Relying on anti-Russian demagogy and Ukrainian chauvinism to win support from more rural areas in the west of Ukraine, their campaigns in 2002 for parliament and Yushchenko’s 2004 bid for the presidency also tapped into opposition, especially among young people, to official corruption.

The installation of Yushchenko and Timoshenko in Ukraine was one of a series of so-called “color revolutions” orchestrated by US imperialism. Washington modeled its intervention in Ukraine on the previous year’s palace coup in the former Soviet republic of Georgia, the so-called “Rose Revolution.”

As in Ukraine, the “color revolution” in Georgia has produced a despised, unstable and antidemocratic regime. Georgian President Mikheil Saakashvili has used violent repression against his political opponents, launched a reckless and disastrous war against Russia, and is mired in corruption.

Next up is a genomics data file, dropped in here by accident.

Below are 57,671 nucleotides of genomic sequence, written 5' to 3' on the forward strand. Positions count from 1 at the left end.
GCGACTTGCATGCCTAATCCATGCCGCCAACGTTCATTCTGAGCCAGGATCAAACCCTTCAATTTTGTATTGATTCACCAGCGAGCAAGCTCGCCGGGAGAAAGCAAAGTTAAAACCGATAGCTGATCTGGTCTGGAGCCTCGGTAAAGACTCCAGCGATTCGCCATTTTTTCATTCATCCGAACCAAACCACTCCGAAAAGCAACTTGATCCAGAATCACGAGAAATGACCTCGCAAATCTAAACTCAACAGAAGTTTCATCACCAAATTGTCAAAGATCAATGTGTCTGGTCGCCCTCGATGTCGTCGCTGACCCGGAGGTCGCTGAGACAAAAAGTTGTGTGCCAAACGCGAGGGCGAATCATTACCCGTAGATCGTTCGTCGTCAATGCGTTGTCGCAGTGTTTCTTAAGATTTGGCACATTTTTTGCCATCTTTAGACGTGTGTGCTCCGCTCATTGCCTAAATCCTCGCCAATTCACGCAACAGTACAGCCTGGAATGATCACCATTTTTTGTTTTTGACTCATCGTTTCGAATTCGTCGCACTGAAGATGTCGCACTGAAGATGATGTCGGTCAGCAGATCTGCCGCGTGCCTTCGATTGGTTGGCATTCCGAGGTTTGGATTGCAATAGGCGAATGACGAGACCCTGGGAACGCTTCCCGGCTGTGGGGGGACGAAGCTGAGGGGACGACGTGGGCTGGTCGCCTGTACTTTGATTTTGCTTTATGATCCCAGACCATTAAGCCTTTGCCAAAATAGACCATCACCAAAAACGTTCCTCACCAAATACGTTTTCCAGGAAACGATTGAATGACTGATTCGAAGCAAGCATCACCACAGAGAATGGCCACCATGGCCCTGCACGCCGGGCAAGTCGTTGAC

The liquidation of the USSR was the final betrayal of Stalinism, and its results have proven in the negative that the only basis for a progressive social, economic and democratic development lay in the gains of the Bolshevik revolution of 1917 and its extension on an international scale. With the breakup of the USSR, Ukraine, Georgia and the other former Soviet republics have descended to the status of virtual economic colonies of one or more of the major powers.

The orange- and rose-themed coups in Ukraine and Georgia were episodes in Washington’s attempt to reshape the former Soviet region in its interests. However, reflecting the decline in the global position of American imperialism, and, in particular, its military quagmire in Afghanistan, Washington has had to limit its ambitions in the region for now.